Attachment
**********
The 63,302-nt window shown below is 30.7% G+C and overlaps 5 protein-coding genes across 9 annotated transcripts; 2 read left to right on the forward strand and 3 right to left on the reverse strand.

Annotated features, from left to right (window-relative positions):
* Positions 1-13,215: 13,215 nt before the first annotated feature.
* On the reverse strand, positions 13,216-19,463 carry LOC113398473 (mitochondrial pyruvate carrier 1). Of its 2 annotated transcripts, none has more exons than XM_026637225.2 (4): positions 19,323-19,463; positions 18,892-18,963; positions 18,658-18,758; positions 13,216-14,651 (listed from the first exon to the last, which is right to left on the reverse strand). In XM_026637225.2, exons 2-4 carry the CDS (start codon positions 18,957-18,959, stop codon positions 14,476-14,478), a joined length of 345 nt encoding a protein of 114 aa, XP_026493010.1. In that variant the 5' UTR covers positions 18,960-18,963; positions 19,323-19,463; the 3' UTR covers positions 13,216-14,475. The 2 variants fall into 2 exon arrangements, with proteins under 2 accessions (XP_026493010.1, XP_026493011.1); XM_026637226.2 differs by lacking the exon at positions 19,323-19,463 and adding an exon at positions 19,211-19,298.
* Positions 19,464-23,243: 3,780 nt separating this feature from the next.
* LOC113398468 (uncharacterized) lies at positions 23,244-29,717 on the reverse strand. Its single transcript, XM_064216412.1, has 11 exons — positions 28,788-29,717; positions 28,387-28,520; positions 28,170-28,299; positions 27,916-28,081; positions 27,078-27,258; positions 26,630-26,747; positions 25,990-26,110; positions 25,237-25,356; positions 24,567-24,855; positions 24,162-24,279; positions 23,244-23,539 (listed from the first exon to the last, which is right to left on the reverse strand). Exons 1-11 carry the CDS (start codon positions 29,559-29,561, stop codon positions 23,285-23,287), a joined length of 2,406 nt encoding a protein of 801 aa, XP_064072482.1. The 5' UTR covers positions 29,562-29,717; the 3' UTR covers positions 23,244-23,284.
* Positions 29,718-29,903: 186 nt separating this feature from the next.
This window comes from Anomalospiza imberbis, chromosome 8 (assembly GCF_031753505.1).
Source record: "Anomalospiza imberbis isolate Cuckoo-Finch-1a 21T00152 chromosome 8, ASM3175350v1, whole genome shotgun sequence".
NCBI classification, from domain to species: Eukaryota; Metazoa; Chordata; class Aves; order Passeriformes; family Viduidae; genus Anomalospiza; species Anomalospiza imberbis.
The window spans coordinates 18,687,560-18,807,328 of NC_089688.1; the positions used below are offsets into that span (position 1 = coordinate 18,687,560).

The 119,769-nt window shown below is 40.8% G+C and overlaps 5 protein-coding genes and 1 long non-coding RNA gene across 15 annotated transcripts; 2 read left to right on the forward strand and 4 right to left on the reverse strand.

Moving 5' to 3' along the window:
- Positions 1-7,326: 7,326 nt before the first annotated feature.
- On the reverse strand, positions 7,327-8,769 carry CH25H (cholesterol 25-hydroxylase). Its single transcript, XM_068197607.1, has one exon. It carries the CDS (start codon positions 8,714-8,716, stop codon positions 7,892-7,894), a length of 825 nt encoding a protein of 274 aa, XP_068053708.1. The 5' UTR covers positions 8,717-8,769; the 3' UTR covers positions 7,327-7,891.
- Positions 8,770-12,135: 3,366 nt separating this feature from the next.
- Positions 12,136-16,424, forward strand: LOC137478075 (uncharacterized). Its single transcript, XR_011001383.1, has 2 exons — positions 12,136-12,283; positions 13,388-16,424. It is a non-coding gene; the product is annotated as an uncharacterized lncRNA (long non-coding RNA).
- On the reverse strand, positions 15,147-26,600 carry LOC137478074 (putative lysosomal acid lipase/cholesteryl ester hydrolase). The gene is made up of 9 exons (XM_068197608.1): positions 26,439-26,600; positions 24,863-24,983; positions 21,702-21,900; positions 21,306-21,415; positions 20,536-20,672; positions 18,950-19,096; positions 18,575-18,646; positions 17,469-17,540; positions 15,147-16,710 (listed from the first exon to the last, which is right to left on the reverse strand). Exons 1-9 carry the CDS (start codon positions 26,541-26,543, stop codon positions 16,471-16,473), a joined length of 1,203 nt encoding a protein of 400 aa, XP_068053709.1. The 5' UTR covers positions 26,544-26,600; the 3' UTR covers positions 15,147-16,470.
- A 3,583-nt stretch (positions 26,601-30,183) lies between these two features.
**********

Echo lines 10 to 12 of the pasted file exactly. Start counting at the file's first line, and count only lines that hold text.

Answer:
NCBI classification, from domain to species: Eukaryota; Metazoa; Chordata; class Aves; order Passeriformes; family Viduidae; genus Anomalospiza; species Anomalospiza imberbis.
The window spans coordinates 18,687,560-18,807,328 of NC_089688.1; the positions used below are offsets into that span (position 1 = coordinate 18,687,560).

The 119,769-nt window shown below is 40.8% G+C and overlaps 5 protein-coding genes and 1 long non-coding RNA gene across 15 annotated transcripts; 2 read left to right on the forward strand and 4 right to left on the reverse strand.